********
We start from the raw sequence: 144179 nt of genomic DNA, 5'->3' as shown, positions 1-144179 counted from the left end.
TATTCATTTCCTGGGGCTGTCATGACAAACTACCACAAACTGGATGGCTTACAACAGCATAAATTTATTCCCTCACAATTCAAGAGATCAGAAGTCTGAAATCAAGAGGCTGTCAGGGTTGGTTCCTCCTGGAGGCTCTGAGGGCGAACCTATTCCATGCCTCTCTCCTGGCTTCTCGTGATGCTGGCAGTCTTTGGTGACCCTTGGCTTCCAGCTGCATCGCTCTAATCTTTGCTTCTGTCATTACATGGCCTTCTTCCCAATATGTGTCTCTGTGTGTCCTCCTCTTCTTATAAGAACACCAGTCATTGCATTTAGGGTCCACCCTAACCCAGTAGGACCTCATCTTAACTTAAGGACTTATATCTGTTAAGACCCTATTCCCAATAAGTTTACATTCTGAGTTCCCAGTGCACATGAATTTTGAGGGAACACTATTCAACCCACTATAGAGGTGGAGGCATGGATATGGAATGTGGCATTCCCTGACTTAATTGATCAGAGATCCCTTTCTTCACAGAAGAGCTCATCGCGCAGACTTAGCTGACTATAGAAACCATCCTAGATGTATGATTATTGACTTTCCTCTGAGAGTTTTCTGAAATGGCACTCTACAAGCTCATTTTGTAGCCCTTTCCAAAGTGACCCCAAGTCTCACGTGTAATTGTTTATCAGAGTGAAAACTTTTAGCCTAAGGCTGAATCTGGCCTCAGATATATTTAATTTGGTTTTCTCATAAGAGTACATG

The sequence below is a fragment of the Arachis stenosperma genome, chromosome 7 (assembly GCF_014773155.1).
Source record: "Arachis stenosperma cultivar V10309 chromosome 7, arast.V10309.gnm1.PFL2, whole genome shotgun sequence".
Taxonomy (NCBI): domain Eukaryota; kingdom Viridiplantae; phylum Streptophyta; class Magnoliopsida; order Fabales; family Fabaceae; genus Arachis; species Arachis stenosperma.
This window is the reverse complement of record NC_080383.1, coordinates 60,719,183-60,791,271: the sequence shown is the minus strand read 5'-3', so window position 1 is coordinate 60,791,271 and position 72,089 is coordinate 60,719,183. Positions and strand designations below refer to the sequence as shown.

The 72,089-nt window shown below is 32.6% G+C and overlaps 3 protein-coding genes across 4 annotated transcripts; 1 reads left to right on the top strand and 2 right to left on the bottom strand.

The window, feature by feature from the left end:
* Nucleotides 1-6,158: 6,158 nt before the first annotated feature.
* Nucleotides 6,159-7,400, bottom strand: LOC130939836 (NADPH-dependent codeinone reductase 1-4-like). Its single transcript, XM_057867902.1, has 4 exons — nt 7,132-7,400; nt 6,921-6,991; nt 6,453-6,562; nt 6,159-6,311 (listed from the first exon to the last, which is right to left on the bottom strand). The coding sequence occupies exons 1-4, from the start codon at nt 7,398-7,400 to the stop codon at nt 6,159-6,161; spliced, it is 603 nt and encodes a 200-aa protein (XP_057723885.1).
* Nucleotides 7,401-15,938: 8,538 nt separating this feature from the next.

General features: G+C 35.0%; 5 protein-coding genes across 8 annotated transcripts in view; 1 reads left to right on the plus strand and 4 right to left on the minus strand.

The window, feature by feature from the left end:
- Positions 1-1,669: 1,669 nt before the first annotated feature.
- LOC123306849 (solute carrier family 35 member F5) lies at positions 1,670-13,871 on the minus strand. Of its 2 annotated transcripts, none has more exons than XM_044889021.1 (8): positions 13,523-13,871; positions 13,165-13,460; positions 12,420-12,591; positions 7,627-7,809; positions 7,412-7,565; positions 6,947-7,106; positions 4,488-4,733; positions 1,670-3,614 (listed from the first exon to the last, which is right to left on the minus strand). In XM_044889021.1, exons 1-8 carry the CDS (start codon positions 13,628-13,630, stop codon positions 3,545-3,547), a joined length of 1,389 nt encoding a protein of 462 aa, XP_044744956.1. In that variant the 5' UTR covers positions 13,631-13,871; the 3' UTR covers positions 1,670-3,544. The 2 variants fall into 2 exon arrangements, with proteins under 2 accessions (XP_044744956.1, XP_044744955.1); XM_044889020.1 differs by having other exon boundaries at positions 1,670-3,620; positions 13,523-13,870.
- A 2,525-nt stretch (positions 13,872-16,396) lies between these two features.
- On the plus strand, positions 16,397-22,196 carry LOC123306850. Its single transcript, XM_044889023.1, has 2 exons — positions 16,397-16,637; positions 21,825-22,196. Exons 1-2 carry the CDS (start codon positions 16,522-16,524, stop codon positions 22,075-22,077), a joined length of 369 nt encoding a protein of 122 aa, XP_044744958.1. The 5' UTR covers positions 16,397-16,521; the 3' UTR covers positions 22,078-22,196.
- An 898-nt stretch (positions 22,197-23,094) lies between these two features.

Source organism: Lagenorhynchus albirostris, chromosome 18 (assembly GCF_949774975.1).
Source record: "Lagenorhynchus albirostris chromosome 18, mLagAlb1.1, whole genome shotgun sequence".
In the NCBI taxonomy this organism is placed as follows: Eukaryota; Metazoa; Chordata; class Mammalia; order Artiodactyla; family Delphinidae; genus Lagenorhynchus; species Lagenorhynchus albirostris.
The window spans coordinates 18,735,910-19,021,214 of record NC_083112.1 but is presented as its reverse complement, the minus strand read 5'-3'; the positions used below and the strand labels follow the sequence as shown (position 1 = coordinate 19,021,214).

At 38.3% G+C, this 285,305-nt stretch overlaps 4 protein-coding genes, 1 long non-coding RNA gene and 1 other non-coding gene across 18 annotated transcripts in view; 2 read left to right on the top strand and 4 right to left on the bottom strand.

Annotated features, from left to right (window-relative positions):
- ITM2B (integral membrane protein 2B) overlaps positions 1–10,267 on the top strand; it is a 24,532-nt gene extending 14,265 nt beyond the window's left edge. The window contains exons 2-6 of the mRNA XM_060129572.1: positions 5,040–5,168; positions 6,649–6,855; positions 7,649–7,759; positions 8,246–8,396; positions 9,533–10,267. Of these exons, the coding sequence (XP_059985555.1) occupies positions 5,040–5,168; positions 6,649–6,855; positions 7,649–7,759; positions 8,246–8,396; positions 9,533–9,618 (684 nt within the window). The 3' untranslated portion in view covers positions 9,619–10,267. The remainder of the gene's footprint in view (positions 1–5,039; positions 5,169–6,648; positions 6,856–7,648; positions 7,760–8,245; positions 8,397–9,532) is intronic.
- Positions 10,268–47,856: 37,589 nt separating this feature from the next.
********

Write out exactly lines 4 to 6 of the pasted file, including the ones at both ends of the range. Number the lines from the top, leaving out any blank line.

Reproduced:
Source record: "Arachis stenosperma cultivar V10309 chromosome 7, arast.V10309.gnm1.PFL2, whole genome shotgun sequence".
Taxonomy (NCBI): domain Eukaryota; kingdom Viridiplantae; phylum Streptophyta; class Magnoliopsida; order Fabales; family Fabaceae; genus Arachis; species Arachis stenosperma.
This window is the reverse complement of record NC_080383.1, coordinates 60,719,183-60,791,271: the sequence shown is the minus strand read 5'-3', so window position 1 is coordinate 60,791,271 and position 72,089 is coordinate 60,719,183. Positions and strand designations below refer to the sequence as shown.